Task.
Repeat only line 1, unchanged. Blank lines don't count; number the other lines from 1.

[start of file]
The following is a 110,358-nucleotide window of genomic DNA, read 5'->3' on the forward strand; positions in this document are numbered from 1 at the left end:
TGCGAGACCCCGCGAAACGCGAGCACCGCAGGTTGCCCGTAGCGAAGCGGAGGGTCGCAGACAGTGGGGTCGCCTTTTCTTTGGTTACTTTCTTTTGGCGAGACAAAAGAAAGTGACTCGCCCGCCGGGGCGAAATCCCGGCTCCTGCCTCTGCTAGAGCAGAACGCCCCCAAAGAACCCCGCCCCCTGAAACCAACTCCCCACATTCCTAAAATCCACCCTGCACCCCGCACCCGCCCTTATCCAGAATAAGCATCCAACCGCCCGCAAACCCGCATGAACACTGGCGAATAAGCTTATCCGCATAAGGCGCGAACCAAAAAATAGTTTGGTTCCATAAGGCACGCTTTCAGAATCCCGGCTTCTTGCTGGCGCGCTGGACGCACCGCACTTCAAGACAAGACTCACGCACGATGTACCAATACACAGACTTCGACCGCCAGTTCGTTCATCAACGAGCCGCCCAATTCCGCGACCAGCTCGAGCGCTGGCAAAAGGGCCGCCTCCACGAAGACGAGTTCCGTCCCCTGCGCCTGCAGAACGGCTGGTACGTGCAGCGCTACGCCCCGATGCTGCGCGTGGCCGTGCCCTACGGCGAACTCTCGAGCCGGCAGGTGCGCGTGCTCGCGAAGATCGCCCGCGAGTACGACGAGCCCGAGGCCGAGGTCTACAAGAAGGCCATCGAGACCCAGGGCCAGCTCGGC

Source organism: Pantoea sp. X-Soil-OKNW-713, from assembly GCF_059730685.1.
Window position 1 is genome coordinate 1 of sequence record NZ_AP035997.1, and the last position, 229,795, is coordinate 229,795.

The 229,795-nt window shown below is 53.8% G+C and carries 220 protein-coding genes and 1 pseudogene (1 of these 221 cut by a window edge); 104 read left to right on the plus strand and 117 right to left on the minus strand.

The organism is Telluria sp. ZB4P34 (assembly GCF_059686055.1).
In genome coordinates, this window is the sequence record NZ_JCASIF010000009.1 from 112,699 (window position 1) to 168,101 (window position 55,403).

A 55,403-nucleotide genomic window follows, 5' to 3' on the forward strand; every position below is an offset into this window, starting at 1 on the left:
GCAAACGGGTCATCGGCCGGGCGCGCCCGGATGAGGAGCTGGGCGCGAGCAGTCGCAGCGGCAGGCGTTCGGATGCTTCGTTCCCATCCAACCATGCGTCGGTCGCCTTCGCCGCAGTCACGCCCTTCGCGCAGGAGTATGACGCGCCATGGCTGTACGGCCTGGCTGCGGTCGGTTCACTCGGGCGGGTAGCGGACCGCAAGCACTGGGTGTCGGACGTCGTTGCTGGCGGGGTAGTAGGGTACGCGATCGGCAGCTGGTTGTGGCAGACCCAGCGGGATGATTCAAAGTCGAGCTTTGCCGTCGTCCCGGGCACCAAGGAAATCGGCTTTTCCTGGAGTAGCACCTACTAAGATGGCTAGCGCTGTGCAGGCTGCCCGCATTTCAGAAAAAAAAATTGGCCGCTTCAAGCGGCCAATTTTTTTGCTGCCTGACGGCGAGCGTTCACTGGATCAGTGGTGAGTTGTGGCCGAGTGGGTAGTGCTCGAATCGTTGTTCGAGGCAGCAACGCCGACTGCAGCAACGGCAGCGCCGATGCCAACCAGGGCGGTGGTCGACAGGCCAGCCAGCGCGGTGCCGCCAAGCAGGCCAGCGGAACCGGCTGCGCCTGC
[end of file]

The following is a 110,358-nucleotide window of genomic DNA, read 5'->3' on the forward strand; positions in this document are numbered from 1 at the left end: